“Pastor Paul” (2015, IndiePix) Pressed into playing the ghost of Hamlet’s father in a Ghanaian film, white mathematician Benjamin (co-writer/producer/director Jules David Bartkowski) appears to become possessed by a real spirit, and sets out to find help from both the Christian and witchcraft communities in Ghana. Clever microbudget comedy-drama, billed as the first “American Nollywood film,” pokes impish fun at both the outlandish plots of Nigeria and Ghana’s prolific film industries, and outsiders seeking inspiration from African culture without bothering to understand anything about it; Bartkowski’s penchant for long, meditative takes, which unfold under a propulsive jazz/Afrobeat score, and the clash between his stone-faced tourist and sly locals – including musicians Wanlov the Kubolor and Funsho Ogundipe, who also produced and co-wrote the film – suggest Jim Jarmusch’s fish-out-of-water comedies (“Down By Law”). IndiePix’s DVD includes making-of clips and some relentlessly funky performances by Ogundipe in Accra, including a cover of “I Put a Spell on You” with unique vocals by Bartkowski.
“Birdboy: The Forgotten Children” (2016, Shout! Factory/GKids) Alarming Spanish animated film follows a gaggle of youthful talking animals, including a demonically possessed, drug-dealing bird, a mouse tormented by her deranged fundamentalist parents, and a rabbit plagued by homicidal inner voices, as they try to escape their island home, which has been left in ruins following an industrial disaster. Death is a constant threat, whether from trigger-happy dog police, a king-sized spider or a gang of drug-addicted rats, and not everyone survives the attempt. Needless to say, this is probably not a film for kids, and even some adults will find it troubling, but directors Alberto Vazquez (adapting his own graphic novel, “Psichonautas”) and Pedro Rivero conjure up some remarkable, phantasmagoric images –Bosch by way of Sanrio – and even a sliver of hope in its apocalyptic finale. Shout! Factory and GKids’ Blu-ray includes interviews with the filmmakers and two shorts, including an introduction to Birdboy in a 2012 short.
“The Cremator” (1968, Second Run) For 1930s-era Czech crematorium worker Rudolf Hrusinsky, his work is less of a job than a higher calling, inspired by his bent understanding of Buddhism and the transference of souls from one body to another. And it’s that increasingly maniacal devotion to his profession that soon brings him to the attention of the occupying Nazi forces, who believe that Hrusinsky’s talents may be of use to their master plan. Unsettling feature from Juraj Herz, himself a concentration camp survivor who also endured the Russian occupation of Czechoslovakia in 1968, which consigned “The Cremator” to oblivion for decades for its oblique comparisons between the Nazis and the Soviets; though the subject matter, disorienting camerawork by Stanislav Milota (lots of fish-eye angles and extreme close-ups) and a disturbing surrealist trip to a waxworks suggest horror, the cremator’s blissfully deluded state reaches such an absurd extreme that the film can also be viewed as a very black comedy, buoyed by Hrusinsky’s unctuous, purring performance. The all-region Blu-ray from Second Run packages a new HD transfer, commentary by Kat Ellinger and an edition of the Projection Booth podcast devoted to the film with an astute introduction by the Quay Brothers and Herz’s 1965 short, “The Junk Shop.”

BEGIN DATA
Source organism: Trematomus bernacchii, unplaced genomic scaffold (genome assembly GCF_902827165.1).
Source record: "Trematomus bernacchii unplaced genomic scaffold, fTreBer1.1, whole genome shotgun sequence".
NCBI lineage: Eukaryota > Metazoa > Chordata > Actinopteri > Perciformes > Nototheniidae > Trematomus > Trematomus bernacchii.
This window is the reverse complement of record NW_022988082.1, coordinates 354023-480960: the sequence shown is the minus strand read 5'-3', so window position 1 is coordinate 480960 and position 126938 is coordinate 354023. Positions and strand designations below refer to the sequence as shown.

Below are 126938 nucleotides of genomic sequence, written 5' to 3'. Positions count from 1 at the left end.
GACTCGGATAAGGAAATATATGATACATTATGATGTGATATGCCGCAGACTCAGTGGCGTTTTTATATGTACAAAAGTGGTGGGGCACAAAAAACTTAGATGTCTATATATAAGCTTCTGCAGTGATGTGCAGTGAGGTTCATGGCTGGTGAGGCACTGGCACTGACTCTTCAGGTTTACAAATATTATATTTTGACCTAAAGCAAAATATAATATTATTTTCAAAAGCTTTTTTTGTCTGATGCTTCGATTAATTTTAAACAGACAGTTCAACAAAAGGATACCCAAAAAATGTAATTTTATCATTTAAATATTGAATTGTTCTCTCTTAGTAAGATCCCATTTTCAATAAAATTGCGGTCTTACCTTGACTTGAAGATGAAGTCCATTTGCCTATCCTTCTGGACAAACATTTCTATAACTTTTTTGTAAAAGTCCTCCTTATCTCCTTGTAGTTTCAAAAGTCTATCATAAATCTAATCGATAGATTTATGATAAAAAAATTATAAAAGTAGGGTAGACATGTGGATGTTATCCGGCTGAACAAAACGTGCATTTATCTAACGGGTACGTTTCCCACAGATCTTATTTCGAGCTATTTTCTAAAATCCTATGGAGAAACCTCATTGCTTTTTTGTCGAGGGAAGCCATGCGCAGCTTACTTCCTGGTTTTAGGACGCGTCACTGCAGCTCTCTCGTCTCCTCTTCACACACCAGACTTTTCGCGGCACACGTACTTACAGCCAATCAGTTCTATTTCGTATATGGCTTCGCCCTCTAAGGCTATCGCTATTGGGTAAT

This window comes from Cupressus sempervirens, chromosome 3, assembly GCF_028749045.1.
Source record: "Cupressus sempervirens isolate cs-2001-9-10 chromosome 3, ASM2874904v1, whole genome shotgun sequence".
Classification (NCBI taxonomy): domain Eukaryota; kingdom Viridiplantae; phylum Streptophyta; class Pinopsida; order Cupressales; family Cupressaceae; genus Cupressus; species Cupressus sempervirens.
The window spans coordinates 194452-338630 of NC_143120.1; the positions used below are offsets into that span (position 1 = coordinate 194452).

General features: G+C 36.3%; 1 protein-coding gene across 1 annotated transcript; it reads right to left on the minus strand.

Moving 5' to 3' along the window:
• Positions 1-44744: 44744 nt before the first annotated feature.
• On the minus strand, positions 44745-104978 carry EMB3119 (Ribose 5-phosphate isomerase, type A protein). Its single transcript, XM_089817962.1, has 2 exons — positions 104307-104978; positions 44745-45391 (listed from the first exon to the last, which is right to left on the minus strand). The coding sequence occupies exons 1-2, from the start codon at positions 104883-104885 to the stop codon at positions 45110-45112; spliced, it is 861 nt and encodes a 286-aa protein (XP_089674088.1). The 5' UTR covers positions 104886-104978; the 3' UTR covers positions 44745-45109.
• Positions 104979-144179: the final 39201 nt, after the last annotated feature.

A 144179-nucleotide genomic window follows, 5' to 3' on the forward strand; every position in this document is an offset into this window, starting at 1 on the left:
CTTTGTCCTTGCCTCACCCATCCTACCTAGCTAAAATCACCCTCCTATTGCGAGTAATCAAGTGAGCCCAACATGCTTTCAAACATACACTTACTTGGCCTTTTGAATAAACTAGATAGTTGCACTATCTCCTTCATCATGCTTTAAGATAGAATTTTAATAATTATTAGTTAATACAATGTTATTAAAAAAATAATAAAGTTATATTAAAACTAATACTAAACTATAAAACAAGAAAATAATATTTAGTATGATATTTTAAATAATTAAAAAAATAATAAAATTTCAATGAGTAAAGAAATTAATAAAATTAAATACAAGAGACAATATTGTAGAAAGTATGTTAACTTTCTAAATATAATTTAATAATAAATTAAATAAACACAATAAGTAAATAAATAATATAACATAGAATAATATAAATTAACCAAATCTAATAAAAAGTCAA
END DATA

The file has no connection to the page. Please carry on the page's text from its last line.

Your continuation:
“The Violent Years” (1956, AGFA/Something Weird Video) A quartet of well-groomed but craven teenage girls terrorize Los Angeles with a crime spree that quickly escalates from gas station stick-ups to murdering a cop (“So what…?”) in a shootout. The jig is up in less than an hour’s running time in this threadbare but ballsy juvenile delinquent thriller, perfunctorily directed by William Morgan but penned by an uncredited Edward D. Wood, Jr. The “Plan 9” auteur gets only a few chances to employ his woozy dialogue (“If you knew how to prevent [juvenile delinquency], you’d go down in history as the greatest person of all time”) but liberally salts the story with the gang’s increasingly unhinged mayhem – at one point, they do something unseemly off-camera with a boy at a lover’s lane – and ponderous moralizing, like a judge (I. Stanford Jolley) who advocates jail time and religion for teen troublemakers. Overripe performances (save for Wood regular Timothy Farrell, giving his usual lizardy turn as a seen-it-all cop) and a relentlessly repetitive jazz score render “Violent Years” an express route to Junktown for the cult faithful, while LA Plays Itself devotees will appreciate seeing Bill Whisling’s Club Hawaii (later Modern Jazz Room) on Sunset and the Tiffany Club at Normandie (with Slim Gaillard on the marquee). The AGFA/ Something Weird Blu-ray packages a remastered print of the film with the 1961 teen-rampage thriller “Anatomy of a Psycho” (reportedly co-written by Wood), a clip from Wood’s unfinished JD pic “Hellborn” (with Wood himself in drag) and very funny commentary by “Basket Case” director Frank Henenlotter and Wood biographer Rudolph Grey.
2018 House Cleaning: “The Jacques Rivette Collection” (Arrow Video) bundles the French New Wave filmmaker‘s attempt to create an allegorical quartet of experimental films, of which only two – the allegorical fantasy “Duelle” (1976) and the adventure “Noroit” (1976), with Geraldine Chaplin as a pirate – were completed before he suffered a nervous breakdown. He eventually abandoned the project and instead directed “Merry-Go-Round” (1981), an improvised crime drama with Maria Schneider and Joe Dallesandro. Arrow’s limited edition six-disc DVD/Blu-ray set includes the three films, as well new and archival interviews with Rivette and critic Jonathan Rosenbaum, and a book-length collection of essays on the trilogy.